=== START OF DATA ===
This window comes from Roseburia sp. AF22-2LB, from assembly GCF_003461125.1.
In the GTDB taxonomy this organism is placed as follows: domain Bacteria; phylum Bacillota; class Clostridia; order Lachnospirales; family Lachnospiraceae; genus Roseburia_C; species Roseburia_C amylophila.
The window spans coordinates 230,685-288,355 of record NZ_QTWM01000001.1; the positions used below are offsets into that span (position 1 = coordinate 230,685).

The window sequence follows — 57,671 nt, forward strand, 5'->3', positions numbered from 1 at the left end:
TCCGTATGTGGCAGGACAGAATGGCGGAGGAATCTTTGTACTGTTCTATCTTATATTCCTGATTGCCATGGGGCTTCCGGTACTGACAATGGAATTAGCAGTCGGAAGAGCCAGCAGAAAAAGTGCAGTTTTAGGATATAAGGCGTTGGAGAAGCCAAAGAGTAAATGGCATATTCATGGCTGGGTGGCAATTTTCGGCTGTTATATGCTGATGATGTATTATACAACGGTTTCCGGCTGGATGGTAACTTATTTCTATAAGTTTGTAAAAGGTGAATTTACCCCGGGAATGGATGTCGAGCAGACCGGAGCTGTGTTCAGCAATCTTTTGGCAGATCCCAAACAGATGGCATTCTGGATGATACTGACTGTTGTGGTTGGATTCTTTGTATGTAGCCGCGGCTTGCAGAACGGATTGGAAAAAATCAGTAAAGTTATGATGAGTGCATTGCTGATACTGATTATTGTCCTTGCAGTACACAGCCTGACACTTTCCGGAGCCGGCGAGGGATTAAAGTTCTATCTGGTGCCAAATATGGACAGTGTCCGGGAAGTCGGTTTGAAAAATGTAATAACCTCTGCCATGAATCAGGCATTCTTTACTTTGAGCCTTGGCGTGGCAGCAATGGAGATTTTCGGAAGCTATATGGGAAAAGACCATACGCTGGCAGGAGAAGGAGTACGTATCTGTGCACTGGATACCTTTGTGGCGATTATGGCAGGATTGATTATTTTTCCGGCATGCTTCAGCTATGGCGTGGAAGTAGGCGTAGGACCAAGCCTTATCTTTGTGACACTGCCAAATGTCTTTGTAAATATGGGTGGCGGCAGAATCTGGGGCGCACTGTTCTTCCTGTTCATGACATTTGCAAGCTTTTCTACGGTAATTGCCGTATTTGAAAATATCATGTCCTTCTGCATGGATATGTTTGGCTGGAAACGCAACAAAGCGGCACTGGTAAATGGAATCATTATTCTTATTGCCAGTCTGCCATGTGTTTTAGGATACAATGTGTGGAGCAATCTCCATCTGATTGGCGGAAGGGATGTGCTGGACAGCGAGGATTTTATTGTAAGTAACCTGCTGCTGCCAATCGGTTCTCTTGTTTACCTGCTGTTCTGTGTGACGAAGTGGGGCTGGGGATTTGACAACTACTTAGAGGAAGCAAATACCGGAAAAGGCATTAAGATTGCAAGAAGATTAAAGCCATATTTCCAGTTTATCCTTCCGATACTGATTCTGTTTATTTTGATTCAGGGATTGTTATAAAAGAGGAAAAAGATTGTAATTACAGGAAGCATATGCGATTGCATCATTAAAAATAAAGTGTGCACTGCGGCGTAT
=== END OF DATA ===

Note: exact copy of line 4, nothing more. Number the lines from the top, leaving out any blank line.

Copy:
The window sequence follows — 57,671 nt, forward strand, 5'->3', positions numbered from 1 at the left end: